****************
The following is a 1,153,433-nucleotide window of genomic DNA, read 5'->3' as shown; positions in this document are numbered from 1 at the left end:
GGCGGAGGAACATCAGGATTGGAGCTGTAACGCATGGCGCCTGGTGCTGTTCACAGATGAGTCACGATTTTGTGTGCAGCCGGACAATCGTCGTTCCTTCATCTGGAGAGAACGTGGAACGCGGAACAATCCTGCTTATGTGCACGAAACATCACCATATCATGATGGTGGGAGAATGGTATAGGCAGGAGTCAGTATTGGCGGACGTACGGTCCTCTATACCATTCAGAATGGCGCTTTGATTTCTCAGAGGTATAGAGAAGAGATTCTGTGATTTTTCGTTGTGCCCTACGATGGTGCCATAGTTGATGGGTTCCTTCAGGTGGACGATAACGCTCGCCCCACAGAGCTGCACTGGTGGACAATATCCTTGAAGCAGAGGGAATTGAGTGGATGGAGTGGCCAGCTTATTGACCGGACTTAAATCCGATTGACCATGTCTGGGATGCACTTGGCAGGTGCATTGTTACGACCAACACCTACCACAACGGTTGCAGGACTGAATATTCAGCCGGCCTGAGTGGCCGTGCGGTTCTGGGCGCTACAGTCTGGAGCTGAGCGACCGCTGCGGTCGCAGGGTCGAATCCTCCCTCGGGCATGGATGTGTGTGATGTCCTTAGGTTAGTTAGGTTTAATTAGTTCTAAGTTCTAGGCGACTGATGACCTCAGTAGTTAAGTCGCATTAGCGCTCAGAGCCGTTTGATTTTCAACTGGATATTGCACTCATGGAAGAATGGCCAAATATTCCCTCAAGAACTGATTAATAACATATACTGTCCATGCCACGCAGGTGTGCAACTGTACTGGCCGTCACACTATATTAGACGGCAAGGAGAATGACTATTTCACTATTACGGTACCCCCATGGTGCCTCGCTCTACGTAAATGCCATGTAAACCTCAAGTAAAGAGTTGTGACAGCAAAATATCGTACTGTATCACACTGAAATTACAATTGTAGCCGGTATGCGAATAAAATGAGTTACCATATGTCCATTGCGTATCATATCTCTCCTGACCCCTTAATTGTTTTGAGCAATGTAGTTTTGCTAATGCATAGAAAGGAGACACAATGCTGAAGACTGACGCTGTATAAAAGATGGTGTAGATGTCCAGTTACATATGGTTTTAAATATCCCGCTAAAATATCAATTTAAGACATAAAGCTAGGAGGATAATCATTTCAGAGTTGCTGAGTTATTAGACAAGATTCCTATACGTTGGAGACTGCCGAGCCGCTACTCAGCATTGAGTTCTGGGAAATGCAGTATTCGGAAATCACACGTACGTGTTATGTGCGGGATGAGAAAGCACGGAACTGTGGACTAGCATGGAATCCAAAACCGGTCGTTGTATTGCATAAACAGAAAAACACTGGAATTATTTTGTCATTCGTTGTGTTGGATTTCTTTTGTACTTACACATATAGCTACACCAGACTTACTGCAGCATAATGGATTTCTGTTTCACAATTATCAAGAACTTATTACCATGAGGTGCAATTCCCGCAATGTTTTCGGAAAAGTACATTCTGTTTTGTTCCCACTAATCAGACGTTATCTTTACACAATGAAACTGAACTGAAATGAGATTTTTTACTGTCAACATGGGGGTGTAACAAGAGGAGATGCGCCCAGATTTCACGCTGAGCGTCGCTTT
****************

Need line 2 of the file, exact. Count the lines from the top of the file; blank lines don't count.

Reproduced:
GGCGGAGGAACATCAGGATTGGAGCTGTAACGCATGGCGCCTGGTGCTGTTCACAGATGAGTCACGATTTTGTGTGCAGCCGGACAATCGTCGTTCCTTCATCTGGAGAGAACGTGGAACGCGGAACAATCCTGCTTATGTGCACGAAACATCACCATATCATGATGGTGGGAGAATGGTATAGGCAGGAGTCAGTATTGGCGGACGTACGGTCCTCTATACCATTCAGAATGGCGCTTTGATTTCTCAGAGGTATAGAGAAGAGATTCTGTGATTTTTCGTTGTGCCCTACGATGGTGCCATAGTTGATGGGTTCCTTCAGGTGGACGATAACGCTCGCCCCACAGAGCTGCACTGGTGGACAATATCCTTGAAGCAGAGGGAATTGAGTGGATGGAGTGGCCAGCTTATTGACCGGACTTAAATCCGATTGACCATGTCTGGGATGCACTTGGCAGGTGCATTGTTACGACCAACACCTACCACAACGGTTGCAGGACTGAATATTCAGCCGGCCTGAGTGGCCGTGCGGTTCTGGGCGCTACAGTCTGGAGCTGAGCGACCGCTGCGGTCGCAGGGTCGAATCCTCCCTCGGGCATGGATGTGTGTGATGTCCTTAGGTTAGTTAGGTTTAATTAGTTCTAAGTTCTAGGCGACTGATGACCTCAGTAGTTAAGTCGCATTAGCGCTCAGAGCCGTTTGATTTTCAACTGGATATTGCACTCATGGAAGAATGGCCAAATATTCCCTCAAGAACTGATTAATAACATATACTGTCCATGCCACGCAGGTGTGCAACTGTACTGGCCGTCACACTATATTAGACGGCAAGGAGAATGACTATTTCACTATTACGGTACCCCCATGGTGCCTCGCTCTACGTAAATGCCATGTAAACCTCAAGTAAAGAGTTGTGACAGCAAAATATCGTACTGTATCACACTGAAATTACAATTGTAGCCGGTATGCGAATAAAATGAGTTACCATATGTCCATTGCGTATCATATCTCTCCTGACCCCTTAATTGTTTTGAGCAATGTAGTTTTGCTAATGCATAGAAAGGAGACACAATGCTGAAGACTGACGCTGTATAAAAGATGGTGTAGATGTCCAGTTACATATGGTTTTAAATATCCCGCTAAAATATCAATTTAAGACATAAAGCTAGGAGGATAATCATTTCAGAGTTGCTGAGTTATTAGACAAGATTCCTATACGTTGGAGACTGCCGAGCCGCTACTCAGCATTGAGTTCTGGGAAATGCAGTATTCGGAAATCACACGTACGTGTTATGTGCGGGATGAGAAAGCACGGAACTGTGGACTAGCATGGAATCCAAAACCGGTCGTTGTATTGCATAAACAGAAAAACACTGGAATTATTTTGTCATTCGTTGTGTTGGATTTCTTTTGTACTTACACATATAGCTACACCAGACTTACTGCAGCATAATGGATTTCTGTTTCACAATTATCAAGAACTTATTACCATGAGGTGCAATTCCCGCAATGTTTTCGGAAAAGTACATTCTGTTTTGTTCCCACTAATCAGACGTTATCTTTACACAATGAAACTGAACTGAAATGAGATTTTTTACTGTCAACATGGGGGTGTAACAAGAGGAGATGCGCCCAGATTTCACGCTGAGCGTCGCTTT